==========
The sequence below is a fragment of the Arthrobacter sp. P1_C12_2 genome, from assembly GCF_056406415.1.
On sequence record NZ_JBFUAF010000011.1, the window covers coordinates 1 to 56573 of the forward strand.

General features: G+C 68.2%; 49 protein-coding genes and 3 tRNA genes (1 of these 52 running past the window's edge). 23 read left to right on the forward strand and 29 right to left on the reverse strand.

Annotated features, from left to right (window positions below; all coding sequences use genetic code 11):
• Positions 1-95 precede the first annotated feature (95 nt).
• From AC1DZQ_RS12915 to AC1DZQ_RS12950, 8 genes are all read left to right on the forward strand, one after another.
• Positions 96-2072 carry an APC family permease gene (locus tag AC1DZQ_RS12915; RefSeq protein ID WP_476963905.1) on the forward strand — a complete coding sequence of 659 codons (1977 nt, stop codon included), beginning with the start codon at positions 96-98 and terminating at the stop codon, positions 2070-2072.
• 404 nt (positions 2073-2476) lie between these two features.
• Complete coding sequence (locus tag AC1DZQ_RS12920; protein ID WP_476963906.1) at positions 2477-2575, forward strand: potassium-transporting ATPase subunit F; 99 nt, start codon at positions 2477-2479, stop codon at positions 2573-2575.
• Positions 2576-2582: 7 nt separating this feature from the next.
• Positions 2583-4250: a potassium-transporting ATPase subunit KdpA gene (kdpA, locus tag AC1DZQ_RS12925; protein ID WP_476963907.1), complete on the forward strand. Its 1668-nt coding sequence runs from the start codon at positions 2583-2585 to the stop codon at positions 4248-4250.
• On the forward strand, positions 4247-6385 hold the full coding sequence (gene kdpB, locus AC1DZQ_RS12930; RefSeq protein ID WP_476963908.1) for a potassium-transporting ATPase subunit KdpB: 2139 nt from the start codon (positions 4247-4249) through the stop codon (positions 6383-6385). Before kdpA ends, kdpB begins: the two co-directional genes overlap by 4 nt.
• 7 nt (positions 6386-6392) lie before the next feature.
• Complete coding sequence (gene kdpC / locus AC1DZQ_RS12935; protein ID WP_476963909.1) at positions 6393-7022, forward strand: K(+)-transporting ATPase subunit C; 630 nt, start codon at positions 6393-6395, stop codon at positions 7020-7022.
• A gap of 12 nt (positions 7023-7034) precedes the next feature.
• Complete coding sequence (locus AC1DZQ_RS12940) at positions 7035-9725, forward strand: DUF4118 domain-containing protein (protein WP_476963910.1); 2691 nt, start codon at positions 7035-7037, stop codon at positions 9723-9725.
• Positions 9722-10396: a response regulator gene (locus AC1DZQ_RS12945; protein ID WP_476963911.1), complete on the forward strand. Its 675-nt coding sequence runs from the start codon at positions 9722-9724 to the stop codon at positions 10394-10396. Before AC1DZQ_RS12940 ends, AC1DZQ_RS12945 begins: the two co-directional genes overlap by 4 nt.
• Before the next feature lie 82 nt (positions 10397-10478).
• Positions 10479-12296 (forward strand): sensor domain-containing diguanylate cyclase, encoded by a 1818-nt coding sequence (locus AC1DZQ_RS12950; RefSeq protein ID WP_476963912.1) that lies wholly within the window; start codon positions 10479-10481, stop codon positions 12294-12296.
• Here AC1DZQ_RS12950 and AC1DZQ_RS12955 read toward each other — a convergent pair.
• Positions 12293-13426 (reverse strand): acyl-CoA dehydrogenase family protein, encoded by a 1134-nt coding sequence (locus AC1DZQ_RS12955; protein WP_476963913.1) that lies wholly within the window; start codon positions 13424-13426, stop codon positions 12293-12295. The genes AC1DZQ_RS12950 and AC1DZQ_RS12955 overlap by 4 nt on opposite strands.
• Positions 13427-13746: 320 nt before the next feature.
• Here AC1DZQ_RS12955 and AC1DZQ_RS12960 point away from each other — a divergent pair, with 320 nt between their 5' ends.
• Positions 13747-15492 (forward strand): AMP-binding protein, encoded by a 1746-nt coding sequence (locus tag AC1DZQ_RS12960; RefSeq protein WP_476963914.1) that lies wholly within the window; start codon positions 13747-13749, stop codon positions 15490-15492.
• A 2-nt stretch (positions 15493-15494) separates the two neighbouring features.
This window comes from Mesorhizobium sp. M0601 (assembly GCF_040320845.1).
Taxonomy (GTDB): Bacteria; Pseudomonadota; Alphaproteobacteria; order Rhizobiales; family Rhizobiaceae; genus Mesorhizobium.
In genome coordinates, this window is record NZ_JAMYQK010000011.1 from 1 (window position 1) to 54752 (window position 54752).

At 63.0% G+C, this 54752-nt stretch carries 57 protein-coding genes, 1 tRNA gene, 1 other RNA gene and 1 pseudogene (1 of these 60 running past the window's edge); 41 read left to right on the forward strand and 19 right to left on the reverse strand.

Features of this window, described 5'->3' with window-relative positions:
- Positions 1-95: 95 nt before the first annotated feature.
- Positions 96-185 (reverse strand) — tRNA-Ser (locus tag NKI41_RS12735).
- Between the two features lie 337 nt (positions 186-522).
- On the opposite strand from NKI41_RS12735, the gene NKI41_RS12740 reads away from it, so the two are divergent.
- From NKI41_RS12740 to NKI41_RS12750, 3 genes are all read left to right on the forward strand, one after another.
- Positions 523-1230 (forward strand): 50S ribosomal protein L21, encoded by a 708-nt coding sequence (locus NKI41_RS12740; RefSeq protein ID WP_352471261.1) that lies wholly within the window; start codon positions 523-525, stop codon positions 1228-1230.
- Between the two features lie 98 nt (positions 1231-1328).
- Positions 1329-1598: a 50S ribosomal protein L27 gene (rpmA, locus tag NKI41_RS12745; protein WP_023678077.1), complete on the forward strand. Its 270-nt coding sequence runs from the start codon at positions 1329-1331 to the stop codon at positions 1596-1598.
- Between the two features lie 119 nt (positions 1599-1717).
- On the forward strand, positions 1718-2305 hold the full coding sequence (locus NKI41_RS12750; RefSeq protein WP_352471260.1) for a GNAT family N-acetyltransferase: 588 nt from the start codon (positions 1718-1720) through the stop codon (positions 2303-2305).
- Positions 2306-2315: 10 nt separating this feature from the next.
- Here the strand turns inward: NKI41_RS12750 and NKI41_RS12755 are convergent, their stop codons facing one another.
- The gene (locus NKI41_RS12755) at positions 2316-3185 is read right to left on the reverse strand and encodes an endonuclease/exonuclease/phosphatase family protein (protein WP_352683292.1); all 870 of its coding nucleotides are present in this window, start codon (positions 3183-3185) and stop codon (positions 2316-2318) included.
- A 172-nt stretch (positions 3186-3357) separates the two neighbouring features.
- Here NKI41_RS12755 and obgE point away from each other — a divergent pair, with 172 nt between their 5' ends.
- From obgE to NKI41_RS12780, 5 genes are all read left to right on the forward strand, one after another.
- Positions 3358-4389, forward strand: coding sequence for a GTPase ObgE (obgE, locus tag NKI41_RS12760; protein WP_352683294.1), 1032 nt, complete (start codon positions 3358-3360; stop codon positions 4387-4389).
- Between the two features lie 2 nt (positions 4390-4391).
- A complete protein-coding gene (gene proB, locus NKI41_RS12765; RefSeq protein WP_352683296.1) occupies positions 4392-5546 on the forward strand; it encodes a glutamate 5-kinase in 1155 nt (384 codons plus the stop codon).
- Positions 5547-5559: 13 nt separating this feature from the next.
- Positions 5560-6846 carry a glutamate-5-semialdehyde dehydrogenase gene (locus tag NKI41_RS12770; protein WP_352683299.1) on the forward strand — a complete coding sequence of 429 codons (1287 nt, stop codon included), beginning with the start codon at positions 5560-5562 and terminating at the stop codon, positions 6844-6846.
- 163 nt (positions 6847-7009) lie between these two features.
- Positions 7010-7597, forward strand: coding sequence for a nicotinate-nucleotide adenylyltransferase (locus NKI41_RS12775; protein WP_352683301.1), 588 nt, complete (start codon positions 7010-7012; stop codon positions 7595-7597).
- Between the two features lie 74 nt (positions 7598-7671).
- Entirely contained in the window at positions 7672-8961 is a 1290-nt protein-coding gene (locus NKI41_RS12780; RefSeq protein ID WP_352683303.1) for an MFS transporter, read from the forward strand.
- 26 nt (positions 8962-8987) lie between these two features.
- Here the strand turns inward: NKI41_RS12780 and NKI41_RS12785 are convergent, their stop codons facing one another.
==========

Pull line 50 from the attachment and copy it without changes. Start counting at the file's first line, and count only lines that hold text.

- Positions 5547-5559: 13 nt separating this feature from the next.